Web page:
“There is no need to trade Brandon [Inge] before spring training starts. However, if it makes sense to do so, we will. We will try and honor his request to play every day at third base.”
Tigers general manager Dave Dombrowski (Tom Singer,

“His offensive value is, in my opinion, well below average for a corner player, and I do view ’06 as an aberration based upon his major league and minor league career performance. He is still a player with great value due to his total package.”
–anonymous MLB official, on Brandon Inge

“If you look at the industry and the quality of catching at all levels–big league, minor league, amateur–it’s all over the place. For us, it’s a strength. Some people may look at it as a logjam or that we have decisions to make, but I look at it as you can’t have enough of a good thing.”
Rangers general manager Jon Daniels, on his team’s options at the catcher position. (T.R. Sullivan,

“I’m passing. I had a chance to review the Jose Canseco (material) that he provided me. I don’t think there’s a book there. I don’t know what they’re going to do. I don’t think he’s got what he claims to have, certainly doesn’t have what he claims to have on A-Rod. There’s no meat on the bones.”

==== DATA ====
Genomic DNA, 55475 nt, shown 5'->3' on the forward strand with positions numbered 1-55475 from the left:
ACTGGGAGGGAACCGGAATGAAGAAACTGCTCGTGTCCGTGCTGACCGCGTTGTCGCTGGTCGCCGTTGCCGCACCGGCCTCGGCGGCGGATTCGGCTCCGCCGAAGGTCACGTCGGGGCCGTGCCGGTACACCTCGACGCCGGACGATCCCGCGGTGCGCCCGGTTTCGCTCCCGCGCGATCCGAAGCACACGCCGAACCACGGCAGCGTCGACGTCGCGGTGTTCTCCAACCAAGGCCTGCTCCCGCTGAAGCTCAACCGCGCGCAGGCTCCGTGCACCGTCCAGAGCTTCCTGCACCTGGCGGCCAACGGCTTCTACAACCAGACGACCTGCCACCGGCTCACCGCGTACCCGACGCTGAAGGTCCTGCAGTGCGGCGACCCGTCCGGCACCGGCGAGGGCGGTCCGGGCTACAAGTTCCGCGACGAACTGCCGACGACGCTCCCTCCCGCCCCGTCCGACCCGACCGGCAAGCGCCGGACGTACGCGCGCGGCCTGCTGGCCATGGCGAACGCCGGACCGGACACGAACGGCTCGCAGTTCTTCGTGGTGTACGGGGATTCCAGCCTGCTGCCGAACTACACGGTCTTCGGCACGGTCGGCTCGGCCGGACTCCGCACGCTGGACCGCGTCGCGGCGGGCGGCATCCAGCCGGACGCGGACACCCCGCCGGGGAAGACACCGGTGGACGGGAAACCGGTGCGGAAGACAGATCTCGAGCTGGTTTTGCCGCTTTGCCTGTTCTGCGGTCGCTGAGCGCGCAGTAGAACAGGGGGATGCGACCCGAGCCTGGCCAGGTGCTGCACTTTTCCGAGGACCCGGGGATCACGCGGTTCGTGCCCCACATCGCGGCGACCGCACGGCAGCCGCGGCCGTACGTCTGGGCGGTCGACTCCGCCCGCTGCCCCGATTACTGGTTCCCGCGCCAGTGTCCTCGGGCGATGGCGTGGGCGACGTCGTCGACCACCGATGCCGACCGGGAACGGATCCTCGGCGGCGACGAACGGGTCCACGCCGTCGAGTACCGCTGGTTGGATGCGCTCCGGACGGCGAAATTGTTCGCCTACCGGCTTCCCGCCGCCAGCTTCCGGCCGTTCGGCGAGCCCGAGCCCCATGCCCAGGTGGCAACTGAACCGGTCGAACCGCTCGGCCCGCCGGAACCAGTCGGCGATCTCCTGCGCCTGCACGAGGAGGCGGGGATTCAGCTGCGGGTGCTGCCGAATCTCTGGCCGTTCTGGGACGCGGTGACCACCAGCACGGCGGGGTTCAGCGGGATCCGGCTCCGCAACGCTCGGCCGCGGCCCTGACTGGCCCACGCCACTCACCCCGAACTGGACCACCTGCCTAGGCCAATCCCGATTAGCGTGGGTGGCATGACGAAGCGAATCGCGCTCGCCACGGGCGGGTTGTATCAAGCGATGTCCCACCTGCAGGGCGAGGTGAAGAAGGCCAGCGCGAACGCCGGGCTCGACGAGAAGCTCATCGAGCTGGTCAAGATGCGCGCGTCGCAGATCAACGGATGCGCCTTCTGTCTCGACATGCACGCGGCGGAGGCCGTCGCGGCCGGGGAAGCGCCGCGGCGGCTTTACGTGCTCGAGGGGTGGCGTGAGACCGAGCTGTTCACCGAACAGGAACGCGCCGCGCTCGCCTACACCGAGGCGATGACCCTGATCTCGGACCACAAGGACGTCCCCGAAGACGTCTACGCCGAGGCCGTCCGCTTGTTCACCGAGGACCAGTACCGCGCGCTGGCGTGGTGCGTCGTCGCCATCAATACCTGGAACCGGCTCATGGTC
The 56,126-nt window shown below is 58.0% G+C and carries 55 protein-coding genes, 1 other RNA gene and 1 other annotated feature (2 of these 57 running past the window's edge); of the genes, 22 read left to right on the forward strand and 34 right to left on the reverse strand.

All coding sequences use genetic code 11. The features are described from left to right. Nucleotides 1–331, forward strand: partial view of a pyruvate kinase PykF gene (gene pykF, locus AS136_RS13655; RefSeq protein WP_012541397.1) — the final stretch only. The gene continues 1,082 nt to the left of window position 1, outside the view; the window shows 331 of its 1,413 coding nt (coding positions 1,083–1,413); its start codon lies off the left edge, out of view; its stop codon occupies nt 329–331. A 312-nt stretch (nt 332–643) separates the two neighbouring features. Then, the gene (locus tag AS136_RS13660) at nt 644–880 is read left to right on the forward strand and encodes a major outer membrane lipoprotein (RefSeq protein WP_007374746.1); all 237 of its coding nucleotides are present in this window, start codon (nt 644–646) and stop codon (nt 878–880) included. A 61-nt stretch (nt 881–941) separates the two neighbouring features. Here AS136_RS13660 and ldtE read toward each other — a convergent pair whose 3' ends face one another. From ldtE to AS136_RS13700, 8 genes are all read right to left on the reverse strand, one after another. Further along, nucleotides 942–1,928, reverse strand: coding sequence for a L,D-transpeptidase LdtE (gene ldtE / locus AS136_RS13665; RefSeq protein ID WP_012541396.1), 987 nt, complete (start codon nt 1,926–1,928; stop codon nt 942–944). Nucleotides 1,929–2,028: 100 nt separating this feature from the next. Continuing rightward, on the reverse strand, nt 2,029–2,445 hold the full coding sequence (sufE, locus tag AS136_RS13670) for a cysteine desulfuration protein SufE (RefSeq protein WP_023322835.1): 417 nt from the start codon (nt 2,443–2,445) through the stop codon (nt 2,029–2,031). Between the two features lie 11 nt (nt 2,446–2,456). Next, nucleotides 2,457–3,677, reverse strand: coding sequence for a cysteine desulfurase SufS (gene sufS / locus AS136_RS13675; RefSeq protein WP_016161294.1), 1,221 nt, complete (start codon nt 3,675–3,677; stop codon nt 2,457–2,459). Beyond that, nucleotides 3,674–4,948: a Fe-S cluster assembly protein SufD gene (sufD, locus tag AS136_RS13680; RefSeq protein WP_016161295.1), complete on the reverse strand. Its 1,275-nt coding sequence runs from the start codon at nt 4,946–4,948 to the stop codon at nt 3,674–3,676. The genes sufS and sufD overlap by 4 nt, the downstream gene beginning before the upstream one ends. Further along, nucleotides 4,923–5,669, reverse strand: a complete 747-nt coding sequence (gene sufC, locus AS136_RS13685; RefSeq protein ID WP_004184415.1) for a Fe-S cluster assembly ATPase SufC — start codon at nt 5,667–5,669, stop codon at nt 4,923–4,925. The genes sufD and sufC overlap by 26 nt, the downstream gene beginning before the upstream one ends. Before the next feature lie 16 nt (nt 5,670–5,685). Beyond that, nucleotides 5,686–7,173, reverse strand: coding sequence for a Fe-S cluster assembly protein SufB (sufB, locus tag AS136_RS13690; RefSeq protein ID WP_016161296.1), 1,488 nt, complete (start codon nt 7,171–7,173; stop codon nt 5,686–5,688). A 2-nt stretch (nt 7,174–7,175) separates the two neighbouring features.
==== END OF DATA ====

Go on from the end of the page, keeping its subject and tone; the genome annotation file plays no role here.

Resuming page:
–former Sports Illustrated editor Don Yeager, on turning down a chance to collaborate with Jose Canseco.

“I was going to cut the best deal I could. We put him in the marketplace and worked out the best deal on the table. We would’ve gravitated in any direction. You try to solve your needs.”
–Cashman, on trading Gary Sheffield last offseason.

“I wouldn’t be surprised. If he’s in uniform next year, there’s a 90 percent chance it will be with the Oakland A’s. It will be old, broken-down guys–me, Kotsay, and Barry–and a bunch of 19-year-olds.”
–Chavez, on Barry Bonds.

Alex Carnevale is a contributor to Baseball Prospectus.